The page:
The Washington Nationals approach the mid-point of the 2012 season with 47 wins in their first 79 games. At their current pace, the Nationals will end the season with 96 wins and likely earn a postseason berth. Washington has allowed the fewest runs in all of baseball and their run differential is second best in the National League. For a team and their fans that began the season with hopes of staying in contention throughout the year, there is a lot to feel proud of their performance thus far.
As the season reaches the half-way mark, here is my report card of the Washington Nationals' players and a performance assessment of each.
Not much can be said that hasn't already about the great season Strasburg has had in 2012. Despite a couple of rough outings, Strasburg has been dominant; leading the National League in strikeouts while walking just 27 batters. His strikeouts, opponent batting average, WHIP and earned run average all rank among the best in the National League.
Gio Gonzalez: A+
Keeping relative pace with Strasburg has been lefty Gio Gonzalez; who would likely be an ace on most other teams in the league. In Washington, he is relegated to a supporting role, but has been equally dominant; posting an 11-3 record and a 3.01 earned run average. Gio has been in a virtual dead heat with Strasburg all season for the most strikeouts in the National League; joining Strasburg and Ian Desmond as all-star representatives for Washington.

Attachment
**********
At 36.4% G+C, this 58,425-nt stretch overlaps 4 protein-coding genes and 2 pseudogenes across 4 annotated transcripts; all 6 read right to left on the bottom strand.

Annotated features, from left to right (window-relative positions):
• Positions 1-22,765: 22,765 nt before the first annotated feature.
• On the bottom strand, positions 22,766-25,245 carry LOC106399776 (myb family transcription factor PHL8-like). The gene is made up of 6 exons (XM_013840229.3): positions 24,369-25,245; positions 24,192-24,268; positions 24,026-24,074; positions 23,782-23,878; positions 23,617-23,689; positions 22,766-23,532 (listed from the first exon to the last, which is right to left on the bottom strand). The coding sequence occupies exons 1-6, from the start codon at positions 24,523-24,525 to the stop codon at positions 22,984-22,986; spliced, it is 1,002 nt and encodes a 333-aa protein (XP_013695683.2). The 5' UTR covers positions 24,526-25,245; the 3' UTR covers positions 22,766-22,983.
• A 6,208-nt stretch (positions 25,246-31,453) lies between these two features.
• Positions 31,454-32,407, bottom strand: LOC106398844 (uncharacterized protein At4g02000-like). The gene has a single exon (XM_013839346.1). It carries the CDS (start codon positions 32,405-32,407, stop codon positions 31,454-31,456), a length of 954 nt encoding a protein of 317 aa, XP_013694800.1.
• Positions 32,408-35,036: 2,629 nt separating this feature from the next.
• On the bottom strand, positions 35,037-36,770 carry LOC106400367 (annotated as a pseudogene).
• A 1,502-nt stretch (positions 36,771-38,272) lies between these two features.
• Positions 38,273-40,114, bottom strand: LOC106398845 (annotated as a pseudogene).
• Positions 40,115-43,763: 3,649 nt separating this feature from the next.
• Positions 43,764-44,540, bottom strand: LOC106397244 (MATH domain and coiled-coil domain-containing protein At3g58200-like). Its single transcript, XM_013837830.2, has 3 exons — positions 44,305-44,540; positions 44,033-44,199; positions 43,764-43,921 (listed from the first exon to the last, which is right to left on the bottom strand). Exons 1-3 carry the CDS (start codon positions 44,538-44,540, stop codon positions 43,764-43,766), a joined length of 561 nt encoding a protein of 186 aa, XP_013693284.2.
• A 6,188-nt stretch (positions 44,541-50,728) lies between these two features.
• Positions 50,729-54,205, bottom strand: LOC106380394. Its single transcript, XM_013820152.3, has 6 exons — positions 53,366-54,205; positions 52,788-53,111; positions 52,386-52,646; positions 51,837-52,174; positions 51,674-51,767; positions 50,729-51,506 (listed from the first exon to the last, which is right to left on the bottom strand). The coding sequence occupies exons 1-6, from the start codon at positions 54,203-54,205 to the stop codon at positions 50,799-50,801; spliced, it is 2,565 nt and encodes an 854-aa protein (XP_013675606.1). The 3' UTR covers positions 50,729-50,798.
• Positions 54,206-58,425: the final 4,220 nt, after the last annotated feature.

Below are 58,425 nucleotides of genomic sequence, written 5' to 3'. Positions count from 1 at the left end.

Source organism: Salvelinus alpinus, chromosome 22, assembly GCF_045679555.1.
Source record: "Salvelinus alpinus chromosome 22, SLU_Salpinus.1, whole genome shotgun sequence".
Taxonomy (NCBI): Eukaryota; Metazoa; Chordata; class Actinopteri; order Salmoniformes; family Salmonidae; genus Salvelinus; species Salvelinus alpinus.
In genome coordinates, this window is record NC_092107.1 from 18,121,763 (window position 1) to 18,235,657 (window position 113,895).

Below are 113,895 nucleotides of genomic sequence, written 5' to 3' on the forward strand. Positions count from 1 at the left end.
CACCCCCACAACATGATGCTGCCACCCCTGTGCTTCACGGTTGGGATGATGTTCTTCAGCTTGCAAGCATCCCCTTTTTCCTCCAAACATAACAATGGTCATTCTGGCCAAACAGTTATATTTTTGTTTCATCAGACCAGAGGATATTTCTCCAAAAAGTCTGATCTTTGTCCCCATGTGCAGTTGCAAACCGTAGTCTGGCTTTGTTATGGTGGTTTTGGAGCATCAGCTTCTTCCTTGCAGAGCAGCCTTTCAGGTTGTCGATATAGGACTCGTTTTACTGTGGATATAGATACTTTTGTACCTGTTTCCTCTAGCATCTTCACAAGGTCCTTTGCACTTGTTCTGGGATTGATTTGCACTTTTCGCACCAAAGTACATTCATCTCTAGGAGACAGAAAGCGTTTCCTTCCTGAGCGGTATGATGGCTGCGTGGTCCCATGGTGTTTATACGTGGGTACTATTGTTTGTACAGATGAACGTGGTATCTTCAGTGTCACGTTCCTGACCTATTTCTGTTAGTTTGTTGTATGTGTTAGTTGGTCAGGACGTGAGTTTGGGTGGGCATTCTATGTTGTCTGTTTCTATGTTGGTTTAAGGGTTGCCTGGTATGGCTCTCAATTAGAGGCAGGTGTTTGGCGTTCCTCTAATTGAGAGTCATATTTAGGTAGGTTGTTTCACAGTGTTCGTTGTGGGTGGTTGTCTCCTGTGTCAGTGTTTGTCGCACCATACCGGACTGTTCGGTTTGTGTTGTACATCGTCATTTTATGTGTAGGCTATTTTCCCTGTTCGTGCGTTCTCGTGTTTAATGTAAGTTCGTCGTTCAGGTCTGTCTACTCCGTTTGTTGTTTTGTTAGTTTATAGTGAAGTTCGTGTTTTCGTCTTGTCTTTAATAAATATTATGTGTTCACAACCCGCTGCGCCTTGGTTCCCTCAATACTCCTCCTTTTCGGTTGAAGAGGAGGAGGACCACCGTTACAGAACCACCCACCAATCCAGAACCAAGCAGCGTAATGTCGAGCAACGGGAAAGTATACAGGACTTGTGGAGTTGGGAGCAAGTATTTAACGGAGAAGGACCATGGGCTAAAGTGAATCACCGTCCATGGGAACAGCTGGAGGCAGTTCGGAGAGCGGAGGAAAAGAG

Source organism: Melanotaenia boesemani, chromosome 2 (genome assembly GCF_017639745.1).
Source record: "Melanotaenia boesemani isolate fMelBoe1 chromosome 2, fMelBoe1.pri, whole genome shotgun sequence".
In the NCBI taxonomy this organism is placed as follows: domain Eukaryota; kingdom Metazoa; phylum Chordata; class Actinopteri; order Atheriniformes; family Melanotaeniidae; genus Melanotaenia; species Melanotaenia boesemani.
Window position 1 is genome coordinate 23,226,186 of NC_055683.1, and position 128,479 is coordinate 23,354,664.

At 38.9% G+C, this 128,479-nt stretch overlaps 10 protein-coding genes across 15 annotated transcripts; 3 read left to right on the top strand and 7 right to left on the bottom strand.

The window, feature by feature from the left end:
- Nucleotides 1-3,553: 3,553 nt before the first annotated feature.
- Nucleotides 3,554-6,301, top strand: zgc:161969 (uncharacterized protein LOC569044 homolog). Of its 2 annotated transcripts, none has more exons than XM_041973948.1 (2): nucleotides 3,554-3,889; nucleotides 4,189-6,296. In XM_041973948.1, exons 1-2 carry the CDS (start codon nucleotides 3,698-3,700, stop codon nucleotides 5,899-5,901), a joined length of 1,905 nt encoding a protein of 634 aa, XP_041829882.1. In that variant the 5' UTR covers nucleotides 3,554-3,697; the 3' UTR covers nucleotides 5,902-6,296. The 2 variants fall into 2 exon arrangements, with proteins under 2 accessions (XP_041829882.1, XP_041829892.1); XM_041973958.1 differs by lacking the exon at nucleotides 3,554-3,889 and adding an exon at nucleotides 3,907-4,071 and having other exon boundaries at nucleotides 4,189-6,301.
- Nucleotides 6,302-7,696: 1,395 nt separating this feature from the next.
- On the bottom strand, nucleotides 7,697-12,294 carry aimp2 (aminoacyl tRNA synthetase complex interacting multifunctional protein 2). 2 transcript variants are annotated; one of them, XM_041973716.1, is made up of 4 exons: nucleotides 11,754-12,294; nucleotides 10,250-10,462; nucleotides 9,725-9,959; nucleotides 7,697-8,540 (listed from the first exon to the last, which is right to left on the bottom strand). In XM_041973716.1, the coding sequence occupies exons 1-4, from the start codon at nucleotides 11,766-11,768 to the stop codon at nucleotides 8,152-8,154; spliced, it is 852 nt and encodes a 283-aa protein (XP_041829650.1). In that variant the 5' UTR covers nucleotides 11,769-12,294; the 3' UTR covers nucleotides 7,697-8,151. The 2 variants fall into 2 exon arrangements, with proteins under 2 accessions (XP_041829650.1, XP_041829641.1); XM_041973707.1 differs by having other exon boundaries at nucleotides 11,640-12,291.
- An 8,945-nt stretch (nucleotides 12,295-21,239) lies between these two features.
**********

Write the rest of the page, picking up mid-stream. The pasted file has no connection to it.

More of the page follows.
Jordan Zimmermann: A
The team leader with a 2.70 earned run average, Zimmerman would have a much better record had the Nationals scored more during his starts. The former Tommy John surgery recipient in 2009 has a solid WHIP and has been as dependable as any starter in the big leagues; currently possessing an active streak of 16 games where he has pitched six or more innings.
Edwin Jackson: B-
Obtained this past off-season to add veteran experience to the young starting rotation, Jackson has struggled with consistency; dominating on one night and barely getting through five innings on another. Jackson lost three of his first four decisions; despite posting a solid 3.16 earned run average. Conversely, Edwin has won four of his last six starts while registering a 4.84 ERA. When he is on, Jackson is as good a pitcher that there is in the National League; but has trouble getting in a groove in the first inning.
Ross Detwiler: C+
Versatile lefty has pitched booth as an end of the rotation starter and in long relief. Detwiler started out strong, winning two of this first three decisions with an 0.56 earned run average. From there the lefty would struggle over his next five starts, Detwiler would record a 5.76 ERA and would be delegated to the bullpen. His effectiveness as a reliever coupled with the ineffectiveness of Chien-Ming Wan would prompt a return to the rotation for Ross; where he would post a 3.21 earned run average since.